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#5 - Under the Gavel: Senate Hearing on AI + Connecticut's AI Law
Welcome to Navigating AI Risks, where we explore how to govern the risks posed by transformative artificial intelligence.
For this 5th edition, we'll look at what US senators discussed with AI experts, Connecticut's ambitious legislative proposal to regulate AI, and more.
Let’s dive in!
In the Loop
AI Experts Testify Before the US Senate
In the first of a series of hearings on AI governance, Sam Altman (CEO of OpenAI), Gary Marcus (emeritus professor at NYU) and Christina Montgomery (Chief Privacy & Trust Officer at IBM) testified before the U.S. Senate Judiciary Committee. Both senators and witnesses agreed that AI needs to be regulated; the divergence is on what is to be regulated and how.
Ms. Montgomery from IBM wants Congress “to govern the deployment of AI in specific use cases, not regulating the technology itself; this entails an approach that only regulates the most high-risk applications of AI (which is close to what the EU’s AI Act is doing, although it probably isn’t what IBM would want to see in terms of legislation). Gary Marcus and Sam Altman have more ambitious proposals, including creating new agencies to govern AI, cooperating globally on AI safety standards, or requiring independent audits for AI systems.
The message of the witnesses is noteworthy. As Senator Dick Durbin said, “I can’t recall when we’ve had people representing large corporations or private sector entities come before us and plead with us to regulate them.”
The proposals mentioned by the Senators or the witnesses included (see also the full hearing transcript here):
Creating scorecards (or “nutrition labels”) for AI systems to “encourage competition based on safety and trustworthiness” (Senator Richard Blumenthal)
Safety reviews pre-deployment, similar to the US Food and Drug Administration review-and-approval process (Gary Marcus); or creating a new agency that would “license any effort above a certain scale of [AI system] capabilities and can take that license away and ensure compliance with safety standards” (Sam Altman).
Require independent audits to test the compliance of AI systems with certain “safety thresholds” or “performance on question X or Y” (Sam Altman); or having “external reviewers that are scientifically qualified” look at a system (Gary Marcus).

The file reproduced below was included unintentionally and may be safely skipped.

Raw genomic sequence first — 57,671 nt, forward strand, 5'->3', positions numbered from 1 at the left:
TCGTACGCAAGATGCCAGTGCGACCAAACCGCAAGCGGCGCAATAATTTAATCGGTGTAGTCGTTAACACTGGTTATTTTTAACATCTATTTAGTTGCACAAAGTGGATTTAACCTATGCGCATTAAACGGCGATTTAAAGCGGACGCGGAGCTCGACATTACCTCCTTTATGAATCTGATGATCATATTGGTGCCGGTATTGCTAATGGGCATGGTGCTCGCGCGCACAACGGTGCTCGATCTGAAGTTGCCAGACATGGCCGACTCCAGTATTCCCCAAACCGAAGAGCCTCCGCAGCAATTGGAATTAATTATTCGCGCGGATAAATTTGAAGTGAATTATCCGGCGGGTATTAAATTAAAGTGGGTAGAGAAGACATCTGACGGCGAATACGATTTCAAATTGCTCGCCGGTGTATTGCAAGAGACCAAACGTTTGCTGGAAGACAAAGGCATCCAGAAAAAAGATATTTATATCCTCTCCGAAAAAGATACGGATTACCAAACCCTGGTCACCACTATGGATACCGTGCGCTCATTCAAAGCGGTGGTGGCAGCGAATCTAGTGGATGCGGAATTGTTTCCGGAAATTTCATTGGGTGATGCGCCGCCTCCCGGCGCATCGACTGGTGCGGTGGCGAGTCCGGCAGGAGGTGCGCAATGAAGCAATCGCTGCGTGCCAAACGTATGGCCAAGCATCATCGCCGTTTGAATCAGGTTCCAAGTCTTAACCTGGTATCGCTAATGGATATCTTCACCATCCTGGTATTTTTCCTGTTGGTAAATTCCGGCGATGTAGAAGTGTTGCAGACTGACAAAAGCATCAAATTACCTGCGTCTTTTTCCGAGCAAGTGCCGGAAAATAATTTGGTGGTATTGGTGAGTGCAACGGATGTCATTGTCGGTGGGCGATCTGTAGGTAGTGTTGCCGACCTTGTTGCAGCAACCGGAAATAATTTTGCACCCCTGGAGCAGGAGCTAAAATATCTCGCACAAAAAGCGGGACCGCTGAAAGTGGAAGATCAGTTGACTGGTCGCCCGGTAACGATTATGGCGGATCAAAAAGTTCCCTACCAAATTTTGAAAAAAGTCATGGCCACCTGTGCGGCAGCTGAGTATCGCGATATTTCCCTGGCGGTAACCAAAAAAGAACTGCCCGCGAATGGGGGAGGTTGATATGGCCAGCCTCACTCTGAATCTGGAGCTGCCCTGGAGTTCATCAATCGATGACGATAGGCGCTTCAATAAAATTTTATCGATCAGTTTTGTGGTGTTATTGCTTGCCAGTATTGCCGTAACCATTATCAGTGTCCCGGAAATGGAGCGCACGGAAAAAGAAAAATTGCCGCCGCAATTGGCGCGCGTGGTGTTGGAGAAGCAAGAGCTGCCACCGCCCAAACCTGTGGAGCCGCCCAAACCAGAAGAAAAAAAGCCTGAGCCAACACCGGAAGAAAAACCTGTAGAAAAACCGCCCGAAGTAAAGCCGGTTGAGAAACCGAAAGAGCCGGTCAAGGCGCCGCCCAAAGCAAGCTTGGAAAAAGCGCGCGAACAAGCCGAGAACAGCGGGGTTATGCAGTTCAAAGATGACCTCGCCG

“Conduct impact assessments that show how systems perform against tests for bias and other ways that they could potentially impact the public” (Christina Montgomery).
What risks are we talking about? Most of the conversation related to risks currently posed by AI, including privacy, bias, copyright infringement, increased economic inequality and unemployment, and manipulated political beliefs or targeted advertising. Significantly, there was no discussion of the existential risks posed by AI that many AI safety and deep learning experts (like Geoffrey Hinton) worry about (though there was one brief mention of AGI).
When asked by Senator Blumenthal what Sam Altman meant by saying in a 2015 blog post that the “development of superhuman machine intelligence is probably the greatest threat to the continued existence of humanity”, he confirmed the Senator’s (wrong) intuition that this was referring to widespread unemployment. Mr. Altman said that AI could cause “significant harm to the world”, and go “quite wrong”, but didn’t frame the risks even remotely as strongly as he did elsewhere (for example: “the bad case – and I think this is important to say – is like lights out for all of us”).
This is symptomatic of the ambiguous way AGI labs usually communicate with policymakers. They are much more pessimistic when talking with other stakeholders; elsewhere than before Congress, the message is generally that AGI is close (potentially less than 5 years away), that it would be extremely powerful, and that there is a non-trivial chance that it might threaten humanity’s existence.